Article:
Web video without ads? No one would mind that. However, iPad users viewing the popular New York Times site are finding out that not having to sit through ads has a price-- fewer videos to watch.
Here's why: Apple won't allow Flash based videos to run on an iPad. The Times and thousands of other sites use a media player called Brightcove to play those Flash-less videos. But without Flash, Brightcove can't include ads, or the analytic tools that allow advertisers to measure the performance of ads, said Brightcove's marketing chief Jeff Whatcott. And since ads pay the bills, the Times won't post many videos on the version of its site tuned for the iPad.
Normally, the technology industry's progress in adopting standards is like making sausage: You don't want to see it or know too much about it. But as the problem on the Times Web site illustrates, the tiff over Flash and a rival video standard called HTML 5 is having a real effect on the Web-loving public. Users of mobile devices like the iPad and iPhone are unwilling participants in the skirmish, and you can expect ripples to reach the desktop as well.
[Is Steve Jobs playing fair, or just playing politics, with the Flash complaints? See CIO.com's investigative story Apple-Adobe Feud: Is Flash as Bad as Jobs Says? ]
"Browser wars are back," says analyst Ron Rogowski, of Forrester Research. In the next year or so, you'll see all of the major browsers offering significant upgrades. That's a good thing, of course, but the standards battle means that users will have to upgrade if they want to have a decent experience on many of the sites they visit. And most annoying of all, people who browse at work using locked-down machines will be stuck, says Rogowski. Many businesses are still using IE 6, an old browser that simply won't work with video content on sites that have moved to HTML 5.
What's New in Firefox 4
The newest member of the browser world is so new that it isn't actually here yet. It is Firefox 4, the open source browser from the Mozilla organization, which previewed its newest version earlier this month.
Mike Beltzner, who heads Firefox development for the Mozilla group, said in a blog post that goals for the new version of the popular browser, expected late in the year, are more speed, a move to new technologies, including HTML 5, a cleaner interface, and more user customization and control.
More speed may seem like a given for any new product, but Beltzner was fairly specific, saying that he hopes to eliminate those annoying pop-ups that frequently appear when Firefox loads, delaying startup. Even more significant would be the ability to update in the background, as Google's Chrome browser already does. Whether that feature will make the deadline to appear in Firefox 4 isn't clear; indeed Beltzner was careful to warn that any of the features he previewed in his post are subjected to change.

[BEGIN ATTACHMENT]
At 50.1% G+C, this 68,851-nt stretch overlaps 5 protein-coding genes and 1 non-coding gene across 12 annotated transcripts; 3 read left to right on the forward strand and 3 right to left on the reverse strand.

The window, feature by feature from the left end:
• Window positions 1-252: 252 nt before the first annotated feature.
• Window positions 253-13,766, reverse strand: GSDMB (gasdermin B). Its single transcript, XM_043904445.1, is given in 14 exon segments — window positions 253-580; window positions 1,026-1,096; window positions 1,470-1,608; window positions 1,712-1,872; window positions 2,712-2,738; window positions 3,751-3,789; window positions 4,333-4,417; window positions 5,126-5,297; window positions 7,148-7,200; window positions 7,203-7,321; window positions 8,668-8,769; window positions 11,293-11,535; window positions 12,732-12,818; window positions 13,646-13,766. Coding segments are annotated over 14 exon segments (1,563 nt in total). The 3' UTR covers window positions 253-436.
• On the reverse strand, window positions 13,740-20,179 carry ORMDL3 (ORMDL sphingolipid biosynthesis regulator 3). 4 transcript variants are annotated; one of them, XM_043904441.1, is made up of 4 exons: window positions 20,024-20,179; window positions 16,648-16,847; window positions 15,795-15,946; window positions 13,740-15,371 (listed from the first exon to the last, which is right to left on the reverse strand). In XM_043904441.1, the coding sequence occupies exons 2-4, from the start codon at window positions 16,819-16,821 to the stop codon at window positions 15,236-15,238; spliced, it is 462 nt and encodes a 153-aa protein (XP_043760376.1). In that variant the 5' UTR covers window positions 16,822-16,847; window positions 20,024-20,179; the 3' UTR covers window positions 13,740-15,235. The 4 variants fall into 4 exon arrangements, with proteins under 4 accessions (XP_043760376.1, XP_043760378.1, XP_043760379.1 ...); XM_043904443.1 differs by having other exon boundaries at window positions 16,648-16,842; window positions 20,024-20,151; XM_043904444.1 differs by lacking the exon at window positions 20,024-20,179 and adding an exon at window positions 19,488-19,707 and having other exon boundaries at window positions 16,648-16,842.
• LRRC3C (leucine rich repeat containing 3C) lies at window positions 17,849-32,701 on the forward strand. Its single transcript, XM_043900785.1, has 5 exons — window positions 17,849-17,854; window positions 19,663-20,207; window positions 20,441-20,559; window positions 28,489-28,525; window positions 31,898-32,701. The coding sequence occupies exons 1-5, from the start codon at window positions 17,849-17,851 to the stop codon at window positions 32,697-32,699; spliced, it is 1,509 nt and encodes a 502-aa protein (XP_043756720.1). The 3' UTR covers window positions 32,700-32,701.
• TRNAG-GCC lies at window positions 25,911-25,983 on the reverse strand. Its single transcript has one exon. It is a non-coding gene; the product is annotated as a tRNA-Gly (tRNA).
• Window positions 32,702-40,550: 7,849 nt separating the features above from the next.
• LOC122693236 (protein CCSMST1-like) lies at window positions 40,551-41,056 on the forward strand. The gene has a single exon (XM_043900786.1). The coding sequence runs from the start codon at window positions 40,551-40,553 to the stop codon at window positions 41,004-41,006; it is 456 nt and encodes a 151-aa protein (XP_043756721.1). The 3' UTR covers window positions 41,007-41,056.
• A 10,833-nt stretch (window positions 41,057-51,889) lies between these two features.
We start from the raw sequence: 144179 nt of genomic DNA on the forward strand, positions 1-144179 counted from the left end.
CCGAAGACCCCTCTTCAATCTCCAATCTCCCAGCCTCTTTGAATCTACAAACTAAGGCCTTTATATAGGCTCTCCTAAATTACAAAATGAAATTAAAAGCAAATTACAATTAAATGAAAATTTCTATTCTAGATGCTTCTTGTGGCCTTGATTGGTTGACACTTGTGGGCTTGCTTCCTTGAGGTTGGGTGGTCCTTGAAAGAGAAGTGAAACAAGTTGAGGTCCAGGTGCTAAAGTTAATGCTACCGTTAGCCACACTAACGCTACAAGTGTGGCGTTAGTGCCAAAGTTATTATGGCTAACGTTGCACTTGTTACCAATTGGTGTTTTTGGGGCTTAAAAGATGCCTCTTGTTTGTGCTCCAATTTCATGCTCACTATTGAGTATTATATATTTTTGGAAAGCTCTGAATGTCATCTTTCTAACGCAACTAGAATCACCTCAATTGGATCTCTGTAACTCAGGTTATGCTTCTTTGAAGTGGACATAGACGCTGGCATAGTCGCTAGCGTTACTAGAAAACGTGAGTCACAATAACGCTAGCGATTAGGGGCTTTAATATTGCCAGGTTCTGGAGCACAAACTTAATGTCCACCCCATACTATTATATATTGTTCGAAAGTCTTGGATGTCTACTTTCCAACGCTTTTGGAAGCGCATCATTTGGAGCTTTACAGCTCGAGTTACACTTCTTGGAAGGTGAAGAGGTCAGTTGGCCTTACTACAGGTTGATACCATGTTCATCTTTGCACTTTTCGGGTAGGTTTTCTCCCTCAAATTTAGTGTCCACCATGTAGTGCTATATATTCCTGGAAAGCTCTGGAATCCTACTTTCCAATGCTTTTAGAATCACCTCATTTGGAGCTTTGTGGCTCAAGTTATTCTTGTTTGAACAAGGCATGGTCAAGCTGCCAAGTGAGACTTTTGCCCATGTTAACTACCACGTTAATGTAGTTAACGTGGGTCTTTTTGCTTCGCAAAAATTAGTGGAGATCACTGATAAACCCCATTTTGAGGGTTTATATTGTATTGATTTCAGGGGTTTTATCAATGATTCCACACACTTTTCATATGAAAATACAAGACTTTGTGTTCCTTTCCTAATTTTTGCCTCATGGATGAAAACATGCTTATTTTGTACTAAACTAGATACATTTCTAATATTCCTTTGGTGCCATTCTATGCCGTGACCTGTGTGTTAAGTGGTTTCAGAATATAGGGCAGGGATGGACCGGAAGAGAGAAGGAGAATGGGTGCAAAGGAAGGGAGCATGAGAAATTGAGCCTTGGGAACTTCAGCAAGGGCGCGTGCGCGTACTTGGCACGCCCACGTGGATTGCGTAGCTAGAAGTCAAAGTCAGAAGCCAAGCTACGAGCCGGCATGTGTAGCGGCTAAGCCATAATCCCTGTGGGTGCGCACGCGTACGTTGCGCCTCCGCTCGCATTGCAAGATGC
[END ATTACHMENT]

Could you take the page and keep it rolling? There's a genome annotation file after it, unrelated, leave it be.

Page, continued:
The interface is likely to change, becoming cleaner and more like that of Chrome's. The home button could disappear and be replaced with a persistent tab, while tabs themselves move about the address bar.
The new version of Firefox will likely have a revamped control panel for managing passwords, cookies, pop-up blocking, geolocation, local data storage, and related details. It will be easier to see what permissions have been granted to Web sites for each category.
And if you've shopped for a Windows PC lately, you've probably noticed how many ship with a 64-bit version of Windows, which supports much more memory than 32-bit versions. Mozilla has noticed that as well, and will support 64-bit operating systems in Firefox.
Flash vs. HTML 5: The Backlash
Apple CEO Steve Jobs made a big splash in a blot post outlining why he won't allow Flash to run on Apple's mobile devices. (It does, however, run on Mac computers.) It's a battery hog, he says, and it doesn't support touch and uses up your battery too fast. All of which is true, but Jobs, a big supporter of HTML 5, left out a few key facts.
"HTML 5 is superior for text and search optimization," says Forrester's Rogowski. But when it comes to video, HTML 5 is slower than Flash or Silverlight, isn't supported by today's browsers and doesn't do as good a job rendering advanced graphics such as 3D, he said.
And as sites start to use HTML 5, users hoping to enjoy it will have to download a new browser such as Google Chrome, Apple Safari, or Microsoft Internet Explorer 9. "Users will have to adjust to a new browsing experience simply to avoid downloading a plug-in," said Rogowski.
For technical reasons that have to do with the rules governing open source software, Firefox will have to use a different codec (the part of the browser that decodes and uncompress video), to play HTML 5 than that used by the other browsers. There's some debate about the quality of the open source codec, but whether it's as good or not, it's simply another layer of confusion that could cause annoyance for Web users.
Ultimately, all this will settle down as the industry figures out how to integrate new technologies. But until it does, browsing the Web will be a bit bumpier than usual, and consumers will be forced to learn more than they want to know about tech-industry standards.
San Francisco journalist Bill Snyder writes frequently about business and technology. He welcomes your comments and suggestions. Reach him at firstname.lastname@example.org.
This story, "Browser Wars Are Back: The Downside for You" was originally published by CIO.